War and State-Building

Tilly has been recognized for his contribution to a more historically accurate and less normative account of the rise of modern nation-states. Tilly 1990 argues that war is a fundamental strategy of state-making and that states and state agents are often the primary perpetrators of violence. Tilly 1972 discusses the conditions for the emergence of collective violence and Tilly 1975 discusses the beginnings of the nation-state. Tilly 1983 argues that explaining the historical roots of the nation-state requires examining dialectically the transformations within rural-agricultural and urban-industrial locales. Tilly 1985 extends his analysis of the dynamics and relations between different sets of interests and claims—among economic and political elites and the broader populations of peasants and workers—and included comparisons of European states beyond his early examples of France and Great Britain. Tilly 1990 compiles his analysis of war, state formation, and the modern European nation-state. Tilly 1992 shifts the analytic lens toward understanding trajectories for international politics and includes the prediction that non-state actors will play an increasing role in global warfare.

  • Tilly, Charles. 1972. How protest modernized in France, 1845 to 1855. In The dimensions of quantitative research in history. Edited by William Aydelotte, Allan Bogue, and Robert Fogel. Princeton, NJ: Princeton Univ. Press.

    Tilly puts forward the argument that significant structural transformations in social life such as the expansion of cities and the rise of industry may not directly create instances of collective violence. Rather, these macro-level changes impact membership, the chosen tactics of violence, and the collective identity of those involved. These factors then impact where and how collective violence takes place.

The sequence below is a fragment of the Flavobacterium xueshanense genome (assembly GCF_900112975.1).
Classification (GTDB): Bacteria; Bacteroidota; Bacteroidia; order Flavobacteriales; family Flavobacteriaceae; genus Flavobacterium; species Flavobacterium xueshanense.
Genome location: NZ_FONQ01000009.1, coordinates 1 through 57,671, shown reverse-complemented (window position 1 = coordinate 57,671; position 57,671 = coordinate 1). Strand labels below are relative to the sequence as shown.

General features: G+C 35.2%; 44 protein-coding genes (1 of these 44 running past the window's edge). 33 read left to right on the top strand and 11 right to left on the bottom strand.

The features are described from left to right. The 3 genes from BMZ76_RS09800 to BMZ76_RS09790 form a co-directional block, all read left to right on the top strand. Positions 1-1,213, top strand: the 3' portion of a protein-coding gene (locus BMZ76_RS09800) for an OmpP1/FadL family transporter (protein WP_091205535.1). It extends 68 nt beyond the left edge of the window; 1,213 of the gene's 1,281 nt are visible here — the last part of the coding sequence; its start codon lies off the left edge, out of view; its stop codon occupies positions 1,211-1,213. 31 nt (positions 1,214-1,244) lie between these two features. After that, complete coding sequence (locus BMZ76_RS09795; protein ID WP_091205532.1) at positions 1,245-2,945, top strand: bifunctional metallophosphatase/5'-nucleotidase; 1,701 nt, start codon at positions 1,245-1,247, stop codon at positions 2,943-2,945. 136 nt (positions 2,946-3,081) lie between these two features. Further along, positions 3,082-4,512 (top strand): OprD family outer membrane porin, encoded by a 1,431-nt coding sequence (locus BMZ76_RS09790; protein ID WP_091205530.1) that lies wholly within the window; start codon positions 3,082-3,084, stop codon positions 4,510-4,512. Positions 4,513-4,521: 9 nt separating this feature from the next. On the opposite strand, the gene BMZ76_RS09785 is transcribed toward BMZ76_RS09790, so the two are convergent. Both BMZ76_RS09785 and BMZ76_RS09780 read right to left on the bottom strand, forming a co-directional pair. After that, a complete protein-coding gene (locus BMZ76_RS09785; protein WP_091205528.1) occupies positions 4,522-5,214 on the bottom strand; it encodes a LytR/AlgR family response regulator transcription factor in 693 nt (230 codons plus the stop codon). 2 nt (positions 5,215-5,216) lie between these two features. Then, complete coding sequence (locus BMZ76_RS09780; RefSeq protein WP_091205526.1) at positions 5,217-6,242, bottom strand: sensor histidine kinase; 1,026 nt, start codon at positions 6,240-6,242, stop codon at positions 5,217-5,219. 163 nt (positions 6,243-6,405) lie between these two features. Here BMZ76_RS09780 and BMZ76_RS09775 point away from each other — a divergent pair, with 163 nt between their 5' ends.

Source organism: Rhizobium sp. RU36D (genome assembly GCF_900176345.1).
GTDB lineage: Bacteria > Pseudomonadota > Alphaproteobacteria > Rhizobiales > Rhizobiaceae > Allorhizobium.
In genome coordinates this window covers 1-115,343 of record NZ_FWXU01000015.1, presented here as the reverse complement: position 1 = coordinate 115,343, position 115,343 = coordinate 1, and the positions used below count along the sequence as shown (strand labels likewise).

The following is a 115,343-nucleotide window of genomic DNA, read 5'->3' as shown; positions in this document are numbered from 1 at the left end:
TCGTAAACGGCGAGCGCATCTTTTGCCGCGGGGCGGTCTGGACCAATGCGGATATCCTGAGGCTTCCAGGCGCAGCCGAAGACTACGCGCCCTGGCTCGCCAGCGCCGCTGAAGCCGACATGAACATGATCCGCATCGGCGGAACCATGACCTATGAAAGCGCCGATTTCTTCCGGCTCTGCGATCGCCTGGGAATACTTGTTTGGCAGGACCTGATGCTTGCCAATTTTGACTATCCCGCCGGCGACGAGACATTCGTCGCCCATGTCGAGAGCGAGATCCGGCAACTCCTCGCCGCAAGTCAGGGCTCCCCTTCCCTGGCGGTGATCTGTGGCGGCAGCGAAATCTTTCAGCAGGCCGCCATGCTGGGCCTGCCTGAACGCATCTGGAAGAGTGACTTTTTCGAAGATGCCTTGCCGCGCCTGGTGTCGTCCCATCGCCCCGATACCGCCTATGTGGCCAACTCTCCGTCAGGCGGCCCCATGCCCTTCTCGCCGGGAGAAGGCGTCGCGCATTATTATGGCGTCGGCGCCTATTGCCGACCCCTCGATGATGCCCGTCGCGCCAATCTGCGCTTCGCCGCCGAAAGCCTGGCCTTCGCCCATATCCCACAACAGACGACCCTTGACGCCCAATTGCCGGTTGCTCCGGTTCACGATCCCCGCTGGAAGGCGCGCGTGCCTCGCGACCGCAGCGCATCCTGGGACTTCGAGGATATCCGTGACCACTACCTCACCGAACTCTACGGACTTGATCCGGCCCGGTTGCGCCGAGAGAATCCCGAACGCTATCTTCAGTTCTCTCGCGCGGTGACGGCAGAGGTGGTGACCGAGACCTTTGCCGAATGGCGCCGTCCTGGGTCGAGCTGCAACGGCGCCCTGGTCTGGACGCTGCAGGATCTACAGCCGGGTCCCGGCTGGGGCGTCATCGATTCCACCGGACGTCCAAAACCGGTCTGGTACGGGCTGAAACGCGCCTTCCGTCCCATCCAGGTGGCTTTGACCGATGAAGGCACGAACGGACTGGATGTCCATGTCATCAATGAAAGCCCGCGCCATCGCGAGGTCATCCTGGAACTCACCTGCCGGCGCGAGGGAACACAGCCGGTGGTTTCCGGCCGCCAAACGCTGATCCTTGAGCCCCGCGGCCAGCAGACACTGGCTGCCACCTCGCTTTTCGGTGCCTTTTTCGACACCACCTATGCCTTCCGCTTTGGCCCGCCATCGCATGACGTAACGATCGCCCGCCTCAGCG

• Tilly, Charles. 1975. “Reflections on the history of European statemaking.” In The Formation of National States in Western Europe. Edited by Charles Tilly. Princeton, NJ: Princeton Univ. Press.

    See also chapter 6, “Food Supply and Public Order in Modern Europe,” and chapter 9, “Postscript: European Statemaking and Theories of Political Transformation.” Tilly examines the conditions for the ascendance of the nation-state within Europe and concludes with a discussion on the future of the state as an entity given its global dominance. The volume became a foundational work on state-making.

  • Tilly, Charles. 1983. Flows of capital and forms of industry in Europe, 1500–1900. Theory and Society 12:123–143.

    DOI: 10.1007/BF00157009